2. “It’s got calories, right? Then quit your complaining! The bugs are extra protein. You won’t die immediately. You don’t gotta worry about scurvy till later.”

  3. "Not the buttery flaky biscuit you have with sausages and gravy for breakfast."

    Sorry what? …Is this an American thing?

  4. An odd thing about biscuit history, the British sailors often had theirs made with brown sugar added. They would soak them in rum to soften them. That is why most of the former British colonies still call cookies, biscuits.

  5. It’s 3am and here I am watching a video on making breads in the 18th century instead of sleeping, and I don’t even live in the 18th century.

  6. Oh my God my grandmother been feeding us hard tack but we called them buckshot rolls.She use to dump flour on her countertop put her fist in the middle pour water in it and a little bit of salt.Those were so hard you had to break her rolls and drown them in honey.grand Pa always told us to save a roll and if he ran out of buckshot he'd use her rolls as buckshot couldn't kill ya but could knock you out.

  7. It's a little known fact that hard tack can be used as an inexpensive addition to tank armor, when layered with unsold Britney Spears music CDs.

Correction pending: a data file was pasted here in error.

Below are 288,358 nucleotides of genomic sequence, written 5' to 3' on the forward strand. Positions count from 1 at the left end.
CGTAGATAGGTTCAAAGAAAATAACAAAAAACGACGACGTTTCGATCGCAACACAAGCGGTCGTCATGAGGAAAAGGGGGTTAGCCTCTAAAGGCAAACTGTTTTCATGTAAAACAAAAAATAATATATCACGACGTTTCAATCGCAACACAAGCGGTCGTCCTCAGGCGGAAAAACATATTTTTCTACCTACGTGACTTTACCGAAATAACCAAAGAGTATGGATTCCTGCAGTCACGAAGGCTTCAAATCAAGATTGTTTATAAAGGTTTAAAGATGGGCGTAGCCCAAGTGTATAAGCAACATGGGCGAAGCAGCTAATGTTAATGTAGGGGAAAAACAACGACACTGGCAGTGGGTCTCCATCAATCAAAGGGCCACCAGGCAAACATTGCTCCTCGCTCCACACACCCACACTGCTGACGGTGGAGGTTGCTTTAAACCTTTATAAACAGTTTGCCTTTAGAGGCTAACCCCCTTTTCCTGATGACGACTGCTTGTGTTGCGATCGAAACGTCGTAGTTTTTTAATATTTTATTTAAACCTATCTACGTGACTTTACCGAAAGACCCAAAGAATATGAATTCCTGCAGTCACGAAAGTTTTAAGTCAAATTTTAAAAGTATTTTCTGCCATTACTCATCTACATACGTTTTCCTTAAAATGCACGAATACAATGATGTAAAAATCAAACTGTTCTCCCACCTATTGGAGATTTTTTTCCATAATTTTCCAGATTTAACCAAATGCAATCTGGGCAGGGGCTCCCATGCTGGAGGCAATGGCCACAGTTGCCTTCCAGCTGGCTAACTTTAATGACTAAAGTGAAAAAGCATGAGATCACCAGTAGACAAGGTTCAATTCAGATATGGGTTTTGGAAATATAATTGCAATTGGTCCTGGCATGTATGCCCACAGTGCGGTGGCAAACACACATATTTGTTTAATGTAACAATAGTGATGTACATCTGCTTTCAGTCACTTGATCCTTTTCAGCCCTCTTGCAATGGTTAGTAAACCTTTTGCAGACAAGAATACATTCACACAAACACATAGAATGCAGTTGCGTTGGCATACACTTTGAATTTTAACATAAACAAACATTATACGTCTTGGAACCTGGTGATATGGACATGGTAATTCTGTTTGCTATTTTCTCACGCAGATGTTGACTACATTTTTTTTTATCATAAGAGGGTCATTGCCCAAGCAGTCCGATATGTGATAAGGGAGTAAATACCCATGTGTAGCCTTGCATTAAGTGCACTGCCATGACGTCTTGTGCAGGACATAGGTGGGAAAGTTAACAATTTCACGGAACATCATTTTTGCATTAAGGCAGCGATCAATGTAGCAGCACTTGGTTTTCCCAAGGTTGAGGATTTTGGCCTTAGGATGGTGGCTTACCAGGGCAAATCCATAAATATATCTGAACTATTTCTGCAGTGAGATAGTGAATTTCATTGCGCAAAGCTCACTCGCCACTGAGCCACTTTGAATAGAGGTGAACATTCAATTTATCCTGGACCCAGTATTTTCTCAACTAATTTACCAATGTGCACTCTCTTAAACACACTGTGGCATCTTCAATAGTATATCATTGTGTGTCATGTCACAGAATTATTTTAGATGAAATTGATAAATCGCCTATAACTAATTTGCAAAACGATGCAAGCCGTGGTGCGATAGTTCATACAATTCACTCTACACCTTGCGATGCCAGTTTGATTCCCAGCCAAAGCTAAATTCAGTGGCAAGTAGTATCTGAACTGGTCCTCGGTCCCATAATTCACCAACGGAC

8. "Uhhh, guess our amount of _______" Yep. definitely how i cook and bake. And hey it comes out all right. (Most of the time.)

  9. Is it possible to do this recipe in a pan on the stovetop? I’ve got an oven but don’t have a cooking sheet or anything like that. (Poor college student here looking for a way to make food that’ll keep for emergencies)

  10. I found this video because I was reading an online article on the diet of 17th century sailors, which included a card that told of the diet as issued by the navy, which was used for over a hundred years or so, with the only change over the years being to replace fish with 3 lb of oatmeal a week.

    Do you have any videos that go into this more?

  11. About how much water is needed (roughly). I've not cooked bread before so it may be helpful. Of course I suppose I can experiment and play around to see what works best. Thanks for these videos! So awesome. I love learning to cook in these old ways, more from scratch.